(Roseau River Chief Terrance Nelson. APTN/Photo)
By Jorge Barrera
APTN National News
The U.S. should pay closer attention to the deteriorating relationship between First Nations and Ottawa or risk being “blindsided” by an Egypt-like crisis in Canada, a Manitoba chief said in a letter sent to the U.S. ambassador to Canada.
Roseau River Chief Terrence Nelson said in the letter sent Wednesday that a “potential crisis” was brewing in Canada over the federal government’s continued refusal to allow First Nations to benefit from the country’s oil riches and pipelines.
“In Canada, Indigenous people’s rights are being ignored and it is only a matter of time before a crisis arising out of economic hardship will occur as it has in Egypt,” wrote Nelson in the letter to U.S. Ambassador David Jacobson. “Americans looking north should not ignore the human rights issues in Canada.”
It’s unclear how seriously the U.S. embassy is taking Nelson’s warning. A spokeswoman for the U.S. embassy said she couldn’t immediately comment on the letter because a snowstorm in Ottawa had prompted most embassy staff to go home early. Stacy White, a press officer, said the embassy would, however, consider whether to respond.
Nelson met with embassy officials in late December during the Assembly of First Nations special chiefs’ assembly in Gatineau, Que., where he raised some of his concerns.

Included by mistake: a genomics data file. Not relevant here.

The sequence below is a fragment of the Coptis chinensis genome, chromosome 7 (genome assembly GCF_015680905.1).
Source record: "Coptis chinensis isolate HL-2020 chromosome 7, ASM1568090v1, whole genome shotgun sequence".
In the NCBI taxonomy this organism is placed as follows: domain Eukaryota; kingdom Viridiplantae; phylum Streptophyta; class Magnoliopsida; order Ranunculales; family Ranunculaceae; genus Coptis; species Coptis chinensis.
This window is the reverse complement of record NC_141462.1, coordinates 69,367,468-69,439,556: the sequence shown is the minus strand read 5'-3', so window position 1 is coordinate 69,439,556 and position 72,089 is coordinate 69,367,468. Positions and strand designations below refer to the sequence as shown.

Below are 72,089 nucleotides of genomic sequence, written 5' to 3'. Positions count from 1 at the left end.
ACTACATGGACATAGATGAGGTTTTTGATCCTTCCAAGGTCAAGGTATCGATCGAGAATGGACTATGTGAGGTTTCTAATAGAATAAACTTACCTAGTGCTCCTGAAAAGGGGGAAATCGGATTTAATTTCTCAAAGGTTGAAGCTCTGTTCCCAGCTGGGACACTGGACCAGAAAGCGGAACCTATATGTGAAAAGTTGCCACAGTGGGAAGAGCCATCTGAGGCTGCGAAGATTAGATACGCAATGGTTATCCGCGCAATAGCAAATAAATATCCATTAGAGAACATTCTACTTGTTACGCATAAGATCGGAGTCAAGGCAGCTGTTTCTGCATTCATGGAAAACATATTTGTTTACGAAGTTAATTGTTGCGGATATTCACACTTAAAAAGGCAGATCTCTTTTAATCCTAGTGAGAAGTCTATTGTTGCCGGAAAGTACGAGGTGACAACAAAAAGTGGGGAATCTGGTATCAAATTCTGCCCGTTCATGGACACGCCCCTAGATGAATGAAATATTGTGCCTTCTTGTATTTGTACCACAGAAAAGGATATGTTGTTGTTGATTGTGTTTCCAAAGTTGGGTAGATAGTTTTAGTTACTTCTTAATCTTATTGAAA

The AFN passed a resolution calling for the organization to find a way to get First Nations leaders before the U.S. Congress to testify about the situation in Canada.
Nelson received 10 per cent of the vote when he ran for national chief of the AFN in 2009.
In the letter, Nelson raises concerns about the Enbridge oil pipeline depot in Gretna, Man. The depot is part of the world’s largest petroleum pipeline system carrying Alberta oil into the U.S., according to Enbridge’s website.
“Gretna is in our traditional lands and pipelines are still a major issue for us,” wrote Nelson. “If there is any lesson from Egypt, it is better to be well informed rather than blindsided by events as they unfold.”
Gretna is about 124 kilometres south of Winnipeg, near the Manitoba-North Dakota border.
Copies of the letter were also sent to Prime Minister Stephen Harper, AFN national Chief Shawn Atleo, Canada’s ambassador to the U.S. Gary Doer, Indian Affairs Minister John Duncan and Jefferson Keel, chairman of the National Congress of American Indians. It also went out to various media outlets.
Nelson also asked the U.S. embassy for help in arranging for First Nations leaders to appear before the U.S. Congress.